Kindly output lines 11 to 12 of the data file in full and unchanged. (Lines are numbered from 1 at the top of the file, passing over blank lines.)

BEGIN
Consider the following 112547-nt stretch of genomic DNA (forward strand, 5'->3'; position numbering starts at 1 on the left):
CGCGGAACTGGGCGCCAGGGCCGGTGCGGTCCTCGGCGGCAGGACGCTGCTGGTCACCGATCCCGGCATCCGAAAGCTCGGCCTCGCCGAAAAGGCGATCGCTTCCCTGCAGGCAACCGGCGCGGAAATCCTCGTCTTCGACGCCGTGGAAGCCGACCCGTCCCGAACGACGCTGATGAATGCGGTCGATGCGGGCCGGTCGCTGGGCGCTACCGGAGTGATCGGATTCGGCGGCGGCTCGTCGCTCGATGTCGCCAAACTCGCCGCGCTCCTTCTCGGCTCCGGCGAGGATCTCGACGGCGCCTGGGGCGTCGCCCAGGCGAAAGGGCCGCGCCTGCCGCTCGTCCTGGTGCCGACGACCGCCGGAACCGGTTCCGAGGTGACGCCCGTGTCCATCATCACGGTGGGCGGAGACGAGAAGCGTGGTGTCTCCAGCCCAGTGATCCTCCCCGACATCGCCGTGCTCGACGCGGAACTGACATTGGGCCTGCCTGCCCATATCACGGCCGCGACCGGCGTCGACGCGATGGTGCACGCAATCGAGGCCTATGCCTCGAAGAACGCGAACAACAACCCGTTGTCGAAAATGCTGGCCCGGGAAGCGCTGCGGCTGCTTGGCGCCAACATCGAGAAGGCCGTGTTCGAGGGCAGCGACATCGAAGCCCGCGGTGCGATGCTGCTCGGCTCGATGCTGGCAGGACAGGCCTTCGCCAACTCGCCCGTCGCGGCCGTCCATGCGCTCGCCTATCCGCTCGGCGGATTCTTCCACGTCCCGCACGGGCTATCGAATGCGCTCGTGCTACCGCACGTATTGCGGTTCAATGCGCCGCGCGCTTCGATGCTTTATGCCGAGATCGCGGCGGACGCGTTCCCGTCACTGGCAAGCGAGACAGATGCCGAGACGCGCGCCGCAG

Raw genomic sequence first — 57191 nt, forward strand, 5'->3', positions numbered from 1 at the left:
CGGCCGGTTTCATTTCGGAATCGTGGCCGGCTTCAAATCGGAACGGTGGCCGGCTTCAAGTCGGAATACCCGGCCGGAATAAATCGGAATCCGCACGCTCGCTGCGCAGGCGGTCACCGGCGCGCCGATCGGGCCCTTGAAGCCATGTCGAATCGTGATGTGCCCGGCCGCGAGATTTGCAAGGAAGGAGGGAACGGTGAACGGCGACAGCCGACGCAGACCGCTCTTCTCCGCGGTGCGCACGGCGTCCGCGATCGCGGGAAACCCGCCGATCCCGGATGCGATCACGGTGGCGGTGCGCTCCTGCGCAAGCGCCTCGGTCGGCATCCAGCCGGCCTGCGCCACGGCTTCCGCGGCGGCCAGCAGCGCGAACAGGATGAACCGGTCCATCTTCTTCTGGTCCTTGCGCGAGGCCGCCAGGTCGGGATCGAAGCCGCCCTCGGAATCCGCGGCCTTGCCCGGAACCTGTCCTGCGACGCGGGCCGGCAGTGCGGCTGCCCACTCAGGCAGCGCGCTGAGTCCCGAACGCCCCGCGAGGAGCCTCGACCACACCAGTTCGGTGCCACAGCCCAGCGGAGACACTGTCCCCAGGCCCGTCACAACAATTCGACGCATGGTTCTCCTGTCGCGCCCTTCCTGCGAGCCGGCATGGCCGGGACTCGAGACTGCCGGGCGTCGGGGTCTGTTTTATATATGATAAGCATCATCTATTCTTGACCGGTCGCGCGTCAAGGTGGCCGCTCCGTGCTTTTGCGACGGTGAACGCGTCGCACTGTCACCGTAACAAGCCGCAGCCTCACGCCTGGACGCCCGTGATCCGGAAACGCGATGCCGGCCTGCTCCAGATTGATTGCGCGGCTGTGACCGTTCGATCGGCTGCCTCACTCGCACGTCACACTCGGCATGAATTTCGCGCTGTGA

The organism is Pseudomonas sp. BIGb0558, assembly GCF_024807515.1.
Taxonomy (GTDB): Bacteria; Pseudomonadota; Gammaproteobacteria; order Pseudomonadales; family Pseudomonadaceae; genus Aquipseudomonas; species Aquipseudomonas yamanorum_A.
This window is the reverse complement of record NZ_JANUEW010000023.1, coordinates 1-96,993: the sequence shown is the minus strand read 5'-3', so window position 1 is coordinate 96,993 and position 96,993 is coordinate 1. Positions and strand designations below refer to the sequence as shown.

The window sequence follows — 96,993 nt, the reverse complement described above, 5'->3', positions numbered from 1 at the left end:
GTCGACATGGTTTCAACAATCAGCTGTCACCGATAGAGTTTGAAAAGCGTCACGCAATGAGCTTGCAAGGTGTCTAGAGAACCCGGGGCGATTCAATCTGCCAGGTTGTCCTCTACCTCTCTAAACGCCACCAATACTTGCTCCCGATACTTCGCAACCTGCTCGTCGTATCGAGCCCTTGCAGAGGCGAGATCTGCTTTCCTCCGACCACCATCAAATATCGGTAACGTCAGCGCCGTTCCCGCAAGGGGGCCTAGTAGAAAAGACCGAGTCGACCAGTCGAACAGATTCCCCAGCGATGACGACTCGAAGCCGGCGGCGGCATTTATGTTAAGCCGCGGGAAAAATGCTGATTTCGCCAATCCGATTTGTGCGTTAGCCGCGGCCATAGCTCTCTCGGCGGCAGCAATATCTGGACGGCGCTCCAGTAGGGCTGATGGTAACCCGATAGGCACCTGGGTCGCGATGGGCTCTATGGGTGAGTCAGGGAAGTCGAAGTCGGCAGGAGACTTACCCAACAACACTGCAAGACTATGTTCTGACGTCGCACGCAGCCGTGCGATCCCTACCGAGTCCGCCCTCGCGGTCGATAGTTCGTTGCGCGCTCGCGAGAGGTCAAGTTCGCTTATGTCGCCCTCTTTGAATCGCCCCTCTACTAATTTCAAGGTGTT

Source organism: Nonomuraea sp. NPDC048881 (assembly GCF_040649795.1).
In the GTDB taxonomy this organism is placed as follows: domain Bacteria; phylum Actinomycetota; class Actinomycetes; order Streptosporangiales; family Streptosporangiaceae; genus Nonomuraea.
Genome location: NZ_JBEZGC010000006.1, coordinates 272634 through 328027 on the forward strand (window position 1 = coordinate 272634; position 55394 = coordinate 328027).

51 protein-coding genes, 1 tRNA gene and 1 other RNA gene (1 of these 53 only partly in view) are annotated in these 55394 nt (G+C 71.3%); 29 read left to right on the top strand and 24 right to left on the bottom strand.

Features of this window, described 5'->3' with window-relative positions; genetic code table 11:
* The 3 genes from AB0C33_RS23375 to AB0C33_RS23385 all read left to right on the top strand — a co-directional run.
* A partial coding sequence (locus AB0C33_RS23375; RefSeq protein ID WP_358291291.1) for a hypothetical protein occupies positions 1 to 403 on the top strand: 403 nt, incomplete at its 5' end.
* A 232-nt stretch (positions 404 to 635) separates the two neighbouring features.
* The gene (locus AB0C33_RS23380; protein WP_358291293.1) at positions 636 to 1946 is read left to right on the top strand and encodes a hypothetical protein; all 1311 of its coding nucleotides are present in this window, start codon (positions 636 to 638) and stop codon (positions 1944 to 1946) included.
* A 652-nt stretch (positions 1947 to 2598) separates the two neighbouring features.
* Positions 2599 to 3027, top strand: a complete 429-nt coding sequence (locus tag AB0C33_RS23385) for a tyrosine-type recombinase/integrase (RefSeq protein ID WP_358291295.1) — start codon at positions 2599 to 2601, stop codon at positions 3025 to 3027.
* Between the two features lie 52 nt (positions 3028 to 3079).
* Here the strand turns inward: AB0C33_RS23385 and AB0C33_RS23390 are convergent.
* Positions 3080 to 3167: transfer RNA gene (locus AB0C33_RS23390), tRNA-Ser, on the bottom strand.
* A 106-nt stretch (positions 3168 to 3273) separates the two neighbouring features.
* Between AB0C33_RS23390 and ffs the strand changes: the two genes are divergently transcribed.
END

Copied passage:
In the GTDB taxonomy this organism is placed as follows: domain Bacteria; phylum Actinomycetota; class Actinomycetes; order Streptosporangiales; family Streptosporangiaceae; genus Nonomuraea.
Genome location: NZ_JBEZGC010000006.1, coordinates 272634 through 328027 on the forward strand (window position 1 = coordinate 272634; position 55394 = coordinate 328027).